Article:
It's day 6 and my body hates me.
There are people who claim they eat more healthfully on Passover because you're pretty much forced to cook instead of eating processed foods. But I don't know what those people are cooking -- my favorite cooked meals are off-limits.
To me, Passover means matzah in various forms -- matzah brye (fried with egg), matzah cereal (crumbled with sugar, cinnamon and milk -- very exciting when I was three) and matzah sandwiches (tuna or haroset). And matzah has this rather less than healthy habit of sitting in my stomach without digesting, while simultaneously making me feel as if I haven't eaten anything. So I keep eating matzah. And I don't feel any less hungry, but I do feel as if my body is on the verge of going on strike.
But for some reason, a holiday time seems to capture memories in a more powerful way than any other time of the year, and gives more significance to holidays as time goes on than they would otherwise have. What do I mean by this? I mean that when I think of Passover, I still think of being eighteen and washing down the windows in my parents' Jerusalem apartment, the acrid smell of Windex in my nostrils, listening to music and daydreaming about the boy that I wasn't supposed to be dating.
I remember taking a bus from the Old City during Passover of that year. It was after I had prayed for a long time, my forehead pressed to the cool stones of the Western Wall. I believed then, utterly, in the mystical forces of the place. Even now, it's impossible to ignore the energy that seems to surround the Western Wall -- whether it is simply the accumulated forces of history, or something more.
And the bus. It's a bus that I hate these days and would never take -- the number two bus, which in recent years has been informally segregated by gender and therefore represents what I believe to be worst of ultra-Orthodox Judaism. But more than a decade ago those tensions had not arisen yet, and the bus was indiscriminately packed with people of all genders, ages and denominations. Women with demure hair coverings and babies jostled alongside their husbands, alongside pious long-skirted young girls clutching prayer books (like me) and yeshiva guys trying to study Talmud while dangling from a pole.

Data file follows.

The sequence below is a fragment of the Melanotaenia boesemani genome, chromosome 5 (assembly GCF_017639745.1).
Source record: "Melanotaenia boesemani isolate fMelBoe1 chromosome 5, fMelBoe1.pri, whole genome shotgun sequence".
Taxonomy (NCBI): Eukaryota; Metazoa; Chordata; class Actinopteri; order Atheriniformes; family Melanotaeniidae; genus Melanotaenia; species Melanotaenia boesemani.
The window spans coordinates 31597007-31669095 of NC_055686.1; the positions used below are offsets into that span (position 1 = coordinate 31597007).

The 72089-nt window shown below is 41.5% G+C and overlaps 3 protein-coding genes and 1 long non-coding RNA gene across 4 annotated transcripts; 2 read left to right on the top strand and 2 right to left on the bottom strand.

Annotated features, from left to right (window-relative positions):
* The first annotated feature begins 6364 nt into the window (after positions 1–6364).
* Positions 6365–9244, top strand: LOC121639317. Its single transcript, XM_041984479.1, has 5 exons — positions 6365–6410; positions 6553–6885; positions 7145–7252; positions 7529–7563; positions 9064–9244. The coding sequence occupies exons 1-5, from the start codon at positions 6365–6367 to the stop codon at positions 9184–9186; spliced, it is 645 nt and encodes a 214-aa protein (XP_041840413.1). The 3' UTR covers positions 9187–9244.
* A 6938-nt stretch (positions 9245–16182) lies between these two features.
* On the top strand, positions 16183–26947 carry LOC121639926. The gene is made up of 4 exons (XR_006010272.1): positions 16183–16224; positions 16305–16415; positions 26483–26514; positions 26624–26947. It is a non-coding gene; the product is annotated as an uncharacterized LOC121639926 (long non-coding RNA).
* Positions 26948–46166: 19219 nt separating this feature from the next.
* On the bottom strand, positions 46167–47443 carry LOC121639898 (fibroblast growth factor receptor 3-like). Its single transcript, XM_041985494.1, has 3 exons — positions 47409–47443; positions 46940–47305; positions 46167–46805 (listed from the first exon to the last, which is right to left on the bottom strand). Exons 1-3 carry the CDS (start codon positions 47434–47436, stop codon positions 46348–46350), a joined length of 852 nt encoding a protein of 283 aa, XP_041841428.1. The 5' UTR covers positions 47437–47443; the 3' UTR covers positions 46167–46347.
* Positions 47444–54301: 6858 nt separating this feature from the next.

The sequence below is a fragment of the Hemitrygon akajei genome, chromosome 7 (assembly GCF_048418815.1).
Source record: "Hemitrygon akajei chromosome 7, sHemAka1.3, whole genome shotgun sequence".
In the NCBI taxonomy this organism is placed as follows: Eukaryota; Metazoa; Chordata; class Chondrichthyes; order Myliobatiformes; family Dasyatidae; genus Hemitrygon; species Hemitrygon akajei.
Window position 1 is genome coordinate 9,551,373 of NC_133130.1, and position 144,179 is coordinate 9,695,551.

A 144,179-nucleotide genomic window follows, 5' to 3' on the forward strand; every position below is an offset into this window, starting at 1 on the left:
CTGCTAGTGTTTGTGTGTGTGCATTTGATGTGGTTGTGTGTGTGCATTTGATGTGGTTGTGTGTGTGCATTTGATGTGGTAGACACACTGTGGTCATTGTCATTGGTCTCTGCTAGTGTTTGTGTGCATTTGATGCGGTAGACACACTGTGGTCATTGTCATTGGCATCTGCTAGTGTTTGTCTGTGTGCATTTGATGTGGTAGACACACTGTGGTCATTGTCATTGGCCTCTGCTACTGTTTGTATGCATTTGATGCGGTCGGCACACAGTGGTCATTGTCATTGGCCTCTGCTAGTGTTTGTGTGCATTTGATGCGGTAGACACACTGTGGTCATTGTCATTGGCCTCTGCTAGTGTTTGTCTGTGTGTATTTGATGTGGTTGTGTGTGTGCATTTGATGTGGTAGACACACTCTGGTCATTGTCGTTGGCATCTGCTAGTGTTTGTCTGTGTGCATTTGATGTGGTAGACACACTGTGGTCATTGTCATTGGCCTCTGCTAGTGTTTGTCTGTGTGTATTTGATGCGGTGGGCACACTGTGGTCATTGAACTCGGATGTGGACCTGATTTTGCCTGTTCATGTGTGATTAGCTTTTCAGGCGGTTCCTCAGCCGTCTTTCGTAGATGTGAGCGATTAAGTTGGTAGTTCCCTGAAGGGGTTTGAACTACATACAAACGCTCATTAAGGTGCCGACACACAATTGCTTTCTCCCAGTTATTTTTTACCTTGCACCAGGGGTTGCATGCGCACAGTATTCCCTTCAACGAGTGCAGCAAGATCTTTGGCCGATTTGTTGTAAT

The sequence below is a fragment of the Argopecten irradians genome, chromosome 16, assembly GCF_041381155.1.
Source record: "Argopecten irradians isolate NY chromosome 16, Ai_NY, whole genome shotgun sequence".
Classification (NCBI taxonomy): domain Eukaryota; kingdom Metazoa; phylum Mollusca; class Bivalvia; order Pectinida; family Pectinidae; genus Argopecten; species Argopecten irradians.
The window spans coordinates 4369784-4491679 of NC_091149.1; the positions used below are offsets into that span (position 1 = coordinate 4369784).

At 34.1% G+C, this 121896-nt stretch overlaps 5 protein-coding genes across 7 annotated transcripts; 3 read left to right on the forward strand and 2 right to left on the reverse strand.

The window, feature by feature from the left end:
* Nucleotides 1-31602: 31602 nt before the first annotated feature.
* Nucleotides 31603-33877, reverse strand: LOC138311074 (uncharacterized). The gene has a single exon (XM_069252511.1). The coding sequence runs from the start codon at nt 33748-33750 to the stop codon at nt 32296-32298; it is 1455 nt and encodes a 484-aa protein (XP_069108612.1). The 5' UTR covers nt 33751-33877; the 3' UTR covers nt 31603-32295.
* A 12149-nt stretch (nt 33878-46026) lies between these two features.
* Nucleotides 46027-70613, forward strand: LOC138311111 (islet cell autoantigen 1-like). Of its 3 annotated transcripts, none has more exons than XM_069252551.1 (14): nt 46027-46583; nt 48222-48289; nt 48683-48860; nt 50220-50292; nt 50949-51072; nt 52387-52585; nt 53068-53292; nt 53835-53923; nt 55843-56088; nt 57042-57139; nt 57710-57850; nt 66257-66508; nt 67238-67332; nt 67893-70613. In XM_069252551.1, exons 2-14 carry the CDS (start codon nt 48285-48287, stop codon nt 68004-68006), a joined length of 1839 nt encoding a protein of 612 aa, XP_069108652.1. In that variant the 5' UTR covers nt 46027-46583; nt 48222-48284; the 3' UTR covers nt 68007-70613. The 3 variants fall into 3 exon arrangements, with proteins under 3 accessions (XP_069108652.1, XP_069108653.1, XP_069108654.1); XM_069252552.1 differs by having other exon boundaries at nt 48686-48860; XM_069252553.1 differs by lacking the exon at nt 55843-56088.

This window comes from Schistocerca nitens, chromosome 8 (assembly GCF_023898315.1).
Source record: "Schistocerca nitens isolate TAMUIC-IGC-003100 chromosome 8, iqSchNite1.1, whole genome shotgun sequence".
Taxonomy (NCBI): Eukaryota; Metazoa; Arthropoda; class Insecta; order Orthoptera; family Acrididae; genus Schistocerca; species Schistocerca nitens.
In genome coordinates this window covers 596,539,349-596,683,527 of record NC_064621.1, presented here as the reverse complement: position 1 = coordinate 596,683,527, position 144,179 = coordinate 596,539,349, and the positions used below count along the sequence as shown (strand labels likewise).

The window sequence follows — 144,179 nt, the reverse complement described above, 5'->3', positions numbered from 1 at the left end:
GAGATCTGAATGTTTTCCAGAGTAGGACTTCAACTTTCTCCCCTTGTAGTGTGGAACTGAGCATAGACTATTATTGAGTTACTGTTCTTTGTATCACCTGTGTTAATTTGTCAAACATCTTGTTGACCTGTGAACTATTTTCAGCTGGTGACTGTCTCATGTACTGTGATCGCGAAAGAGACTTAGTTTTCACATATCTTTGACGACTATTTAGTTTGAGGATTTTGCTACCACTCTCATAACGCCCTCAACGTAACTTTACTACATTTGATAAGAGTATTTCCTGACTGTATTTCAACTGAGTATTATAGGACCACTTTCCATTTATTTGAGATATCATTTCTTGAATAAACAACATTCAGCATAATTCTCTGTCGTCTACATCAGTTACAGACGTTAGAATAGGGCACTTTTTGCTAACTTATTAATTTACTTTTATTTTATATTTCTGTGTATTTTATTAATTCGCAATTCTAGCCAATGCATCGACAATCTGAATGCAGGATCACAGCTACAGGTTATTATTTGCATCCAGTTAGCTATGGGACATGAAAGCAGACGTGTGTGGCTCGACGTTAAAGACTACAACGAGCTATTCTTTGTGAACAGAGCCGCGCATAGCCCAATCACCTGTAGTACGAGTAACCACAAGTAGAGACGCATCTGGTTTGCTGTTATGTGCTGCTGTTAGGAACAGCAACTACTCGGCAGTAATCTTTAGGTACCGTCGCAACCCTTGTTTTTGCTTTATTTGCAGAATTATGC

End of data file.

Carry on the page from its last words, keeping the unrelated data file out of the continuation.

It was 1999. In recent years, buses just like this one had exploded on the streets of Jerusalem and in particular on Jaffa Road, reducing their passengers to a mass of body parts on the pavement.
And nearly all of us, every passenger on that crowded bus, had just prayed at the Western Wall.
And maybe because it was a holiday, a holiday of freedom that has been celebrated among the Jewish people for thousands of years, one of the men on the bus began to sing. A wordless, joyous tune, it was one of the most popular religious songs in Israel that year.
For a moment there was a hushed silence, and the lone voice singing was the only sound on that bus. But only a moment, and then more voices joined with his. As we passed the Old City walls and headed for Jaffa Road, more and more passengers joined in the song.
At the time I was lucky enough to have a window seat, so I watched the crenelated walls speed by as the melodies swelled around me. I did not sing, but I recall thinking: This is something I will always remember.
And now, when I'm cleaning for Passover the smell of Windex can awaken this memory, or the taste of matzah, or something indefinable in the warm Jerusalem air. Ten years later, everything is different -- the Western Wall is walking distance from my home, and I haven't prayed there in a long time. But that memory will always be one that I treasure of Passover.
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